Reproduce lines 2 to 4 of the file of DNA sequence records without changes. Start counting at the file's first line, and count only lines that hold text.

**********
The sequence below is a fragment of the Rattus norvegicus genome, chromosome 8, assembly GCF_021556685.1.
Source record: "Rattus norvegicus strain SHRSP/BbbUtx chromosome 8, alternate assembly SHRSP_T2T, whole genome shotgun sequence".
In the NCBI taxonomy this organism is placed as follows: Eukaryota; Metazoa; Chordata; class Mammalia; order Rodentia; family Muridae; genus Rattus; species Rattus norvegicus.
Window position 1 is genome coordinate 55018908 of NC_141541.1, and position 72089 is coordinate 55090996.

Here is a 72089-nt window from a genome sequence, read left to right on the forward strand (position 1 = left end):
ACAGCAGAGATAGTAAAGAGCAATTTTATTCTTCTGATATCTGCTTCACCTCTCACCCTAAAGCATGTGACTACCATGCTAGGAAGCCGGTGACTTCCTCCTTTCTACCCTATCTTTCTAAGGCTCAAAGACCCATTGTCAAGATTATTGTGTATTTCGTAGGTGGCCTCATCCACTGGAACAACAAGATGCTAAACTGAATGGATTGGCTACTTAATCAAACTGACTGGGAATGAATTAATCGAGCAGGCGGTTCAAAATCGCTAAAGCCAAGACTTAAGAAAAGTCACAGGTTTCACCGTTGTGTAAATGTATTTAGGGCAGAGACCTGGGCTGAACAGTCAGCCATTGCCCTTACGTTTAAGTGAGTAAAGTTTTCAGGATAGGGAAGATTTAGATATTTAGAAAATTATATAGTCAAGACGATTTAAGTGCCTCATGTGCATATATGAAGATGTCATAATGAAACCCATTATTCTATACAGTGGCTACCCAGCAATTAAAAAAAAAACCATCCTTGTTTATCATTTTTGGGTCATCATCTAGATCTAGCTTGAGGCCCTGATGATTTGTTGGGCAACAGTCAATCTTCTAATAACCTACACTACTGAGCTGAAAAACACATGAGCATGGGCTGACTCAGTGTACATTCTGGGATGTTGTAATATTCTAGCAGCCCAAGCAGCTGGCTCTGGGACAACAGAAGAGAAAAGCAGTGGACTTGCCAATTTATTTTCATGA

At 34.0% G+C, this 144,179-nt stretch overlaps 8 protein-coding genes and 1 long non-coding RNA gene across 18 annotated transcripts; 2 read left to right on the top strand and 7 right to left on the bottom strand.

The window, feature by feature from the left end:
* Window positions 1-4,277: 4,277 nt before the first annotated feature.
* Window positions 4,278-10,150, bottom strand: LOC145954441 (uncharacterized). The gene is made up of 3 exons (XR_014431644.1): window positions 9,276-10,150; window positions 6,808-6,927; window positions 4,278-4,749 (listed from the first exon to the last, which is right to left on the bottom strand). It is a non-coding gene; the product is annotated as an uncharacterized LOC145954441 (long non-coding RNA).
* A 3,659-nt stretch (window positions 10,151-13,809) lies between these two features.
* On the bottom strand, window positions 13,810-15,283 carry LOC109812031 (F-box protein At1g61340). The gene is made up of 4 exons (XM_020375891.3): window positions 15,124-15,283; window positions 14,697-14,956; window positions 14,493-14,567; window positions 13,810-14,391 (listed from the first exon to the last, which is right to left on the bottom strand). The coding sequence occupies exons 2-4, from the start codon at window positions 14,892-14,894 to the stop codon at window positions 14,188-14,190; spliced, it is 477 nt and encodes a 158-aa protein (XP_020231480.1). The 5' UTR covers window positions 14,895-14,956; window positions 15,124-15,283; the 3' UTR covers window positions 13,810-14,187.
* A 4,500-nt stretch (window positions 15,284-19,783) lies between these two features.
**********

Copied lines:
Source record: "Rattus norvegicus strain SHRSP/BbbUtx chromosome 8, alternate assembly SHRSP_T2T, whole genome shotgun sequence".
In the NCBI taxonomy this organism is placed as follows: Eukaryota; Metazoa; Chordata; class Mammalia; order Rodentia; family Muridae; genus Rattus; species Rattus norvegicus.
Window position 1 is genome coordinate 55018908 of NC_141541.1, and position 72089 is coordinate 55090996.